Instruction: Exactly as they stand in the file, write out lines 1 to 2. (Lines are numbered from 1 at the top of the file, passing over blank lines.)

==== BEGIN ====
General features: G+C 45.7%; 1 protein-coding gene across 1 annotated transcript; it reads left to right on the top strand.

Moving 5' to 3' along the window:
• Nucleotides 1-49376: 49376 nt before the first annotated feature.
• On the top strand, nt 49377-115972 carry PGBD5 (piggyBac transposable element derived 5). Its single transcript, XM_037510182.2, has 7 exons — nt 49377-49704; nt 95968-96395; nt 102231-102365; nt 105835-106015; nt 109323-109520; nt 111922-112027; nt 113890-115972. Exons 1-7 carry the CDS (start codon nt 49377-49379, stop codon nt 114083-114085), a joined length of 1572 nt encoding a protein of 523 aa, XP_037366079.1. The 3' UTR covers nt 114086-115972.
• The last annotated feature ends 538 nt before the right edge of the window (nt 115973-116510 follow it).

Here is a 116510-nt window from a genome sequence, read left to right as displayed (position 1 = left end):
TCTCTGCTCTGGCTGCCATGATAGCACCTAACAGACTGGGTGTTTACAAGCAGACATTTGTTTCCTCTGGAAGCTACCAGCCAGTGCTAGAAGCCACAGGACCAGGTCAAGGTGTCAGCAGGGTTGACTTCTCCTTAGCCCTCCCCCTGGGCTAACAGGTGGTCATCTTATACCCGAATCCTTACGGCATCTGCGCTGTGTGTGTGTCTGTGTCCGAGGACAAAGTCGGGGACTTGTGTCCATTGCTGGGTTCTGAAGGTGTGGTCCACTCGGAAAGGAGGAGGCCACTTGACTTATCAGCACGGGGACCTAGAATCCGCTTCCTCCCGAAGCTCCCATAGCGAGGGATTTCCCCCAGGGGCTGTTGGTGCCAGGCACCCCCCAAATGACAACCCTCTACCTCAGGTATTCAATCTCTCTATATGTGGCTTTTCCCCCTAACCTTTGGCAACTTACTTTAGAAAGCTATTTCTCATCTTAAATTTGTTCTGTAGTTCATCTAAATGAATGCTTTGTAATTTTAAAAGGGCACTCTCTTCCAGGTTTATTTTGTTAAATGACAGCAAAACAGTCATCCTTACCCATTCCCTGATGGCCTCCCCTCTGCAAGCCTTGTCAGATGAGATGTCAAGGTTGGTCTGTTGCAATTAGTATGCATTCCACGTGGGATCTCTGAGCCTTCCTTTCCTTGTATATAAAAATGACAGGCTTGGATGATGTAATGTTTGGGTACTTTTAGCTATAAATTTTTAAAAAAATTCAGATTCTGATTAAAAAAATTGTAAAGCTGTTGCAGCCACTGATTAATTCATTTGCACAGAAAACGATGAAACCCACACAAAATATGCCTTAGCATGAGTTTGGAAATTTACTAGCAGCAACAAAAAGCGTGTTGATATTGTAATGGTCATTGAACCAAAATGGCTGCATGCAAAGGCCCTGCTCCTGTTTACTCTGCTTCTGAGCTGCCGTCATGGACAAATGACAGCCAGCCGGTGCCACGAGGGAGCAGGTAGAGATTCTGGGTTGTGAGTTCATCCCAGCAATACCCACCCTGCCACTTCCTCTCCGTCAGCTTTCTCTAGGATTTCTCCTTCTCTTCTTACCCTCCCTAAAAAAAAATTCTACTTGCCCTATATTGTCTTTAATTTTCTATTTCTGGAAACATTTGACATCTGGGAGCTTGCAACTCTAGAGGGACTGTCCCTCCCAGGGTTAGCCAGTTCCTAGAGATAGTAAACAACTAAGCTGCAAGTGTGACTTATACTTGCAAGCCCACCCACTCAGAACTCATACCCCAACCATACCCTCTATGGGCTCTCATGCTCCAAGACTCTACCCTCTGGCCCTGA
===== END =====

General features: G+C 45.7%; 1 protein-coding gene across 1 annotated transcript; it reads left to right on the top strand.

Moving 5' to 3' along the window: